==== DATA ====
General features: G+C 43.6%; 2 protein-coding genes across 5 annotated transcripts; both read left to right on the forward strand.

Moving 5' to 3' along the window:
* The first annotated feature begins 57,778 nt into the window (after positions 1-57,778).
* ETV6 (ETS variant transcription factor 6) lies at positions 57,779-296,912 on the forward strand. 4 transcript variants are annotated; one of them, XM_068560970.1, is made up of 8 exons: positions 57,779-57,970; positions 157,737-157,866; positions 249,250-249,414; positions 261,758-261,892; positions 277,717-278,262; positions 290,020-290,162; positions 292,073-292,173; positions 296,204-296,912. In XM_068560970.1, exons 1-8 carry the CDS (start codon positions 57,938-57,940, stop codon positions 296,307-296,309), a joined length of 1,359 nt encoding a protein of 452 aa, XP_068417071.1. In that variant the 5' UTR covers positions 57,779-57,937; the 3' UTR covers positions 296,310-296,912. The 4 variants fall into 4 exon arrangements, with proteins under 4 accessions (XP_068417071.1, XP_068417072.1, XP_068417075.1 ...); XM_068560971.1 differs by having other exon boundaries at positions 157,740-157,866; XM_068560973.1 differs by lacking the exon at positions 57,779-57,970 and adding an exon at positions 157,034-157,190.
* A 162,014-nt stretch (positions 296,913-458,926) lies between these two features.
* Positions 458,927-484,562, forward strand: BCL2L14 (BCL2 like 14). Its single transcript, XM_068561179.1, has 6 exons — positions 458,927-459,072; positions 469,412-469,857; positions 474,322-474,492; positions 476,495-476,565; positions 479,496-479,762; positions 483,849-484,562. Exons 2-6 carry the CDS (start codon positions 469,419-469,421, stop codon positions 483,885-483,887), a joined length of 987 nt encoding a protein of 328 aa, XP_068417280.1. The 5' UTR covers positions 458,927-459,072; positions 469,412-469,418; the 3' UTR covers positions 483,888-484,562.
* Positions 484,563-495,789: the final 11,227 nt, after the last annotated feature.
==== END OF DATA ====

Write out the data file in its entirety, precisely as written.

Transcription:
General features: G+C 43.6%; 2 protein-coding genes across 5 annotated transcripts; both read left to right on the forward strand.

Moving 5' to 3' along the window:
* The first annotated feature begins 57,778 nt into the window (after positions 1-57,778).
* ETV6 (ETS variant transcription factor 6) lies at positions 57,779-296,912 on the forward strand. 4 transcript variants are annotated; one of them, XM_068560970.1, is made up of 8 exons: positions 57,779-57,970; positions 157,737-157,866; positions 249,250-249,414; positions 261,758-261,892; positions 277,717-278,262; positions 290,020-290,162; positions 292,073-292,173; positions 296,204-296,912. In XM_068560970.1, exons 1-8 carry the CDS (start codon positions 57,938-57,940, stop codon positions 296,307-296,309), a joined length of 1,359 nt encoding a protein of 452 aa, XP_068417071.1. In that variant the 5' UTR covers positions 57,779-57,937; the 3' UTR covers positions 296,310-296,912. The 4 variants fall into 4 exon arrangements, with proteins under 4 accessions (XP_068417071.1, XP_068417072.1, XP_068417075.1 ...); XM_068560971.1 differs by having other exon boundaries at positions 157,740-157,866; XM_068560973.1 differs by lacking the exon at positions 57,779-57,970 and adding an exon at positions 157,034-157,190.
* A 162,014-nt stretch (positions 296,913-458,926) lies between these two features.
* Positions 458,927-484,562, forward strand: BCL2L14 (BCL2 like 14). Its single transcript, XM_068561179.1, has 6 exons — positions 458,927-459,072; positions 469,412-469,857; positions 474,322-474,492; positions 476,495-476,565; positions 479,496-479,762; positions 483,849-484,562. Exons 2-6 carry the CDS (start codon positions 469,419-469,421, stop codon positions 483,885-483,887), a joined length of 987 nt encoding a protein of 328 aa, XP_068417280.1. The 5' UTR covers positions 458,927-459,072; positions 469,412-469,418; the 3' UTR covers positions 483,888-484,562.
* Positions 484,563-495,789: the final 11,227 nt, after the last annotated feature.